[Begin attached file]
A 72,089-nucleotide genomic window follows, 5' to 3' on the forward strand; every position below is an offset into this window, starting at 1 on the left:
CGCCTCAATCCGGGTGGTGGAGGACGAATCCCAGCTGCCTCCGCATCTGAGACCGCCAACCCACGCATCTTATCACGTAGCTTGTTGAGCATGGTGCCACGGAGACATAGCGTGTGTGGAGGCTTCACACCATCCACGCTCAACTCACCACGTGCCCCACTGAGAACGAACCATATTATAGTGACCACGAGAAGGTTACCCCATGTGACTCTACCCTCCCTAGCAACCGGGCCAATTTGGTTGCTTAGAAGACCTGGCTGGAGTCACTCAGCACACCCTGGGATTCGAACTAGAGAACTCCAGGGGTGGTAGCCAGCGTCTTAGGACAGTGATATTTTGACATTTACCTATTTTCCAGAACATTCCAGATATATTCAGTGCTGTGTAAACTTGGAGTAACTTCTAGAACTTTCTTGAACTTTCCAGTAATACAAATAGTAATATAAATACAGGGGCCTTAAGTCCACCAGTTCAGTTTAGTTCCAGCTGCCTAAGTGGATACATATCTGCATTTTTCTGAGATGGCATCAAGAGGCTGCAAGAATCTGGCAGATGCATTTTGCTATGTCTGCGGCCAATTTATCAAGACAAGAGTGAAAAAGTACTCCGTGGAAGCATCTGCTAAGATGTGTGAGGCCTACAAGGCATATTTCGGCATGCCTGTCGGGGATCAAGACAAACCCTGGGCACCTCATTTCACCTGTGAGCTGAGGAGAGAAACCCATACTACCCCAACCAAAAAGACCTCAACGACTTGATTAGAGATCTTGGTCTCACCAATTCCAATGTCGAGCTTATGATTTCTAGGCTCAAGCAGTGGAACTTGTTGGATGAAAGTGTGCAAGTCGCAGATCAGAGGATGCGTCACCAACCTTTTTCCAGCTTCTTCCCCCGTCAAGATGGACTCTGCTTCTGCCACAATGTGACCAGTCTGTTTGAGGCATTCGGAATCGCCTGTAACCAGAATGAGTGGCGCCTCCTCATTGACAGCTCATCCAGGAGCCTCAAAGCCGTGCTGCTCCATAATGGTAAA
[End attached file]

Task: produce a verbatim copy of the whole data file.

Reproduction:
A 72,089-nucleotide genomic window follows, 5' to 3' on the forward strand; every position below is an offset into this window, starting at 1 on the left:
CGCCTCAATCCGGGTGGTGGAGGACGAATCCCAGCTGCCTCCGCATCTGAGACCGCCAACCCACGCATCTTATCACGTAGCTTGTTGAGCATGGTGCCACGGAGACATAGCGTGTGTGGAGGCTTCACACCATCCACGCTCAACTCACCACGTGCCCCACTGAGAACGAACCATATTATAGTGACCACGAGAAGGTTACCCCATGTGACTCTACCCTCCCTAGCAACCGGGCCAATTTGGTTGCTTAGAAGACCTGGCTGGAGTCACTCAGCACACCCTGGGATTCGAACTAGAGAACTCCAGGGGTGGTAGCCAGCGTCTTAGGACAGTGATATTTTGACATTTACCTATTTTCCAGAACATTCCAGATATATTCAGTGCTGTGTAAACTTGGAGTAACTTCTAGAACTTTCTTGAACTTTCCAGTAATACAAATAGTAATATAAATACAGGGGCCTTAAGTCCACCAGTTCAGTTTAGTTCCAGCTGCCTAAGTGGATACATATCTGCATTTTTCTGAGATGGCATCAAGAGGCTGCAAGAATCTGGCAGATGCATTTTGCTATGTCTGCGGCCAATTTATCAAGACAAGAGTGAAAAAGTACTCCGTGGAAGCATCTGCTAAGATGTGTGAGGCCTACAAGGCATATTTCGGCATGCCTGTCGGGGATCAAGACAAACCCTGGGCACCTCATTTCACCTGTGAGCTGAGGAGAGAAACCCATACTACCCCAACCAAAAAGACCTCAACGACTTGATTAGAGATCTTGGTCTCACCAATTCCAATGTCGAGCTTATGATTTCTAGGCTCAAGCAGTGGAACTTGTTGGATGAAAGTGTGCAAGTCGCAGATCAGAGGATGCGTCACCAACCTTTTTCCAGCTTCTTCCCCCGTCAAGATGGACTCTGCTTCTGCCACAATGTGACCAGTCTGTTTGAGGCATTCGGAATCGCCTGTAACCAGAATGAGTGGCGCCTCCTCATTGACAGCTCATCCAGGAGCCTCAAAGCCGTGCTGCTCCATAATGGTAAA